Mr Portillo is on to something. In 1997, voters turned away from 18 years of Tory rule and were receptive at least to left-of-centre arguments. Instead, they continued to receive from their newly elected government more lectures about the virtues of the market, the extreme limits of the state and the overwhelming importance of Britain's alliance with a US Republican president. Now in the overcrowded centre ground, it is the defeated Tories who pay homage to the centre left while some in New Labour bow still to the centre right.
The fearful timidity is heightened by the lack of any clear route map on the centre ground. After the 2001 election, as Mr Blair clung to the centre ground, he was against further significant rises in public spending. The former Downing Street adviser Peter Hyman writes in his recent book that Mr Blair felt the spending increases in the first term were sufficient. Yet those more rooted on the centre left, including Mr Blair's advisers, recognised that additional investment was urgently necessary. Already Gordon Brown was planning an increase in national insurance contributions, a rise that Mr Blair had wanted to rule out during the 2001 campaign. The centre ground had offered Mr Blair poor guidance in relation to the massive public spending needs of the second term.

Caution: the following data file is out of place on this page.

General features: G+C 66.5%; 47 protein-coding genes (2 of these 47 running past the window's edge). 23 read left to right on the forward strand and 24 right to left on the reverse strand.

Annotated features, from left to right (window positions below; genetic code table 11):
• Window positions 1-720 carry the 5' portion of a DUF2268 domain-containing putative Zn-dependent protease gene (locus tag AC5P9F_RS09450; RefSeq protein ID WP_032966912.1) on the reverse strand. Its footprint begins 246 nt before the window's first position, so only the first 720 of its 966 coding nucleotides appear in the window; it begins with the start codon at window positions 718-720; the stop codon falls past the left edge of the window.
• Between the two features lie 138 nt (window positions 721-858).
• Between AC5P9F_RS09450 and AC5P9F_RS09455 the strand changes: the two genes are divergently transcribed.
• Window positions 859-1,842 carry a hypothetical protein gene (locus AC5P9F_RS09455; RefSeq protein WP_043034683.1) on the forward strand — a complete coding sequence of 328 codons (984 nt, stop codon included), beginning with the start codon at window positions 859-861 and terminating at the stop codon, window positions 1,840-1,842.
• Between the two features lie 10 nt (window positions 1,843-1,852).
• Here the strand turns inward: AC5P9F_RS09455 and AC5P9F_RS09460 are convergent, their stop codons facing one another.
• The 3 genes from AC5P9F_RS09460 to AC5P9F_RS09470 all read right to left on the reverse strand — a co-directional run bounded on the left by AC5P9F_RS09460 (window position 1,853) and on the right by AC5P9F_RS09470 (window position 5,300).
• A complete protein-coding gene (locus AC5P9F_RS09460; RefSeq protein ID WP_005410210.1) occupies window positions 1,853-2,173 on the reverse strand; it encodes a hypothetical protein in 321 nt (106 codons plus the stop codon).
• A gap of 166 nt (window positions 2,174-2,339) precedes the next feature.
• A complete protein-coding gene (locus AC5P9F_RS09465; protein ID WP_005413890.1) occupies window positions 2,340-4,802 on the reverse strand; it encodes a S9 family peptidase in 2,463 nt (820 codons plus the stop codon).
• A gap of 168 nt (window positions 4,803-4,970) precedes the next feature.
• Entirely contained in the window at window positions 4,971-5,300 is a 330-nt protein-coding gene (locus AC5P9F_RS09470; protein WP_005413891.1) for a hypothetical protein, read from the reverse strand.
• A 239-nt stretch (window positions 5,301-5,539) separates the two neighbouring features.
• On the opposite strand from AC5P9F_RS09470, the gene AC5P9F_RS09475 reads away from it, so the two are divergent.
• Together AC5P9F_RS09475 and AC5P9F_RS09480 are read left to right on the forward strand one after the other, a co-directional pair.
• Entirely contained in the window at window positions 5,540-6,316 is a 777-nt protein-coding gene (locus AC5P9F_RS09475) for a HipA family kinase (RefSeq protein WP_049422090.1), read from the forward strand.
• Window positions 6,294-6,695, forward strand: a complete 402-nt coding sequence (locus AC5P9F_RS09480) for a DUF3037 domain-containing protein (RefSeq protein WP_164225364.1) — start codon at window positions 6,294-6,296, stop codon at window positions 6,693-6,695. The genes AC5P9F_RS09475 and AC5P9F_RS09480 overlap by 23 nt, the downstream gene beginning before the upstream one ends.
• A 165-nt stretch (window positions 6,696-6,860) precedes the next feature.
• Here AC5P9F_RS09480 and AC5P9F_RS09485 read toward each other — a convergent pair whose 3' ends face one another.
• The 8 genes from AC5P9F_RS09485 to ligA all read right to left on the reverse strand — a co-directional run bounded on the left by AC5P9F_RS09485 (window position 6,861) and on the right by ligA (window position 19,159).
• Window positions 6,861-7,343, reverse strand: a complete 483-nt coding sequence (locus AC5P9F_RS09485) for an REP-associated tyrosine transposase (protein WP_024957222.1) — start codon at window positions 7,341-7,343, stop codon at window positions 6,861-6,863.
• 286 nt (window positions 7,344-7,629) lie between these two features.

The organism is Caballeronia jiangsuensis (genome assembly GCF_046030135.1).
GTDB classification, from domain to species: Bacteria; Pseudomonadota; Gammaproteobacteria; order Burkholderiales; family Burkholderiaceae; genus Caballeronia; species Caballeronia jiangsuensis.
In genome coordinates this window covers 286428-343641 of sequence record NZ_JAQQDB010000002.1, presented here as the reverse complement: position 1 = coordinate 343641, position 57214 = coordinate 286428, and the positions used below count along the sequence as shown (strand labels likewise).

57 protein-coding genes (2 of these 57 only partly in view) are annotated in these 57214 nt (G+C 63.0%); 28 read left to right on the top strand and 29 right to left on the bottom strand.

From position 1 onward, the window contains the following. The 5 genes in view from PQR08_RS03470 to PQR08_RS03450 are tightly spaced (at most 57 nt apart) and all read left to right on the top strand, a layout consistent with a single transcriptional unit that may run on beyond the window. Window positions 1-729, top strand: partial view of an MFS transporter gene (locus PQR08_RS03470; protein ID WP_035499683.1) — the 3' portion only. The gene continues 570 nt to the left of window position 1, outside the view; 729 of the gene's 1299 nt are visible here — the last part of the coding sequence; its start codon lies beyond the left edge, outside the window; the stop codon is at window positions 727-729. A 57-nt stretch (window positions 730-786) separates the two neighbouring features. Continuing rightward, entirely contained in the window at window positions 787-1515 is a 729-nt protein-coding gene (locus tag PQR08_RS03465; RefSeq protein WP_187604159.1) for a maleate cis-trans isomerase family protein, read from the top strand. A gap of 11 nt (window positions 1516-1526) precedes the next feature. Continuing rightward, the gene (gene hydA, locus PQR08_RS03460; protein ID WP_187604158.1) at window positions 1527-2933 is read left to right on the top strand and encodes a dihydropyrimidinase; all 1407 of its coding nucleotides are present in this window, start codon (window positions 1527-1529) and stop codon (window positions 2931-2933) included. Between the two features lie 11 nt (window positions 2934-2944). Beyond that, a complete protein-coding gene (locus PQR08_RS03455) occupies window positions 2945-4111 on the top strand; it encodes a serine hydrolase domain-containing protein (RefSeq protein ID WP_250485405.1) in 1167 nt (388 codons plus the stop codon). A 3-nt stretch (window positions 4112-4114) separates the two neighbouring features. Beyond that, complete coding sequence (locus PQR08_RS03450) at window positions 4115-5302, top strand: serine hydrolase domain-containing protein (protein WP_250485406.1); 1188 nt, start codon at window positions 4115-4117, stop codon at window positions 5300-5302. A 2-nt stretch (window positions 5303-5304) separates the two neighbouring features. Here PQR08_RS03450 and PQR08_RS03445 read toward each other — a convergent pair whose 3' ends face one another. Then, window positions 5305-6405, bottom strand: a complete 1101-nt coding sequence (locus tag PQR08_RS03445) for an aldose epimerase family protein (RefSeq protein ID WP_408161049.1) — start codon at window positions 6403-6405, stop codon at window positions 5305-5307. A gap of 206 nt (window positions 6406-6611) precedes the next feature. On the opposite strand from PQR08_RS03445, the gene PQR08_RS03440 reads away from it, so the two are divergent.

The same terrain will offer erratic guidance to Mr Cameron, too. At the moment, he is in the protected position of announcing policy reviews rather than having to decide on their outcome. But will he find scope for tax cuts and maintaining public services? Can he extend the markets in the NHS without dismantling the institution? Can schools be independent and free while the Government determines whether or not they select pupils? The centre ground offers no clear answers, one of the reasons why the schools' White Paper is a muddle. Those on the centre left and centre right have plenty of answers, and that is where the real political debate should erupt. The left of centre argues that markets cannot work effectively in schools and hospitals, there is no scope for tax cuts while public services struggle to recover from the parsimony of the past three decades, and that schools are part of a community and are therefore best regulated by a locally accountable body.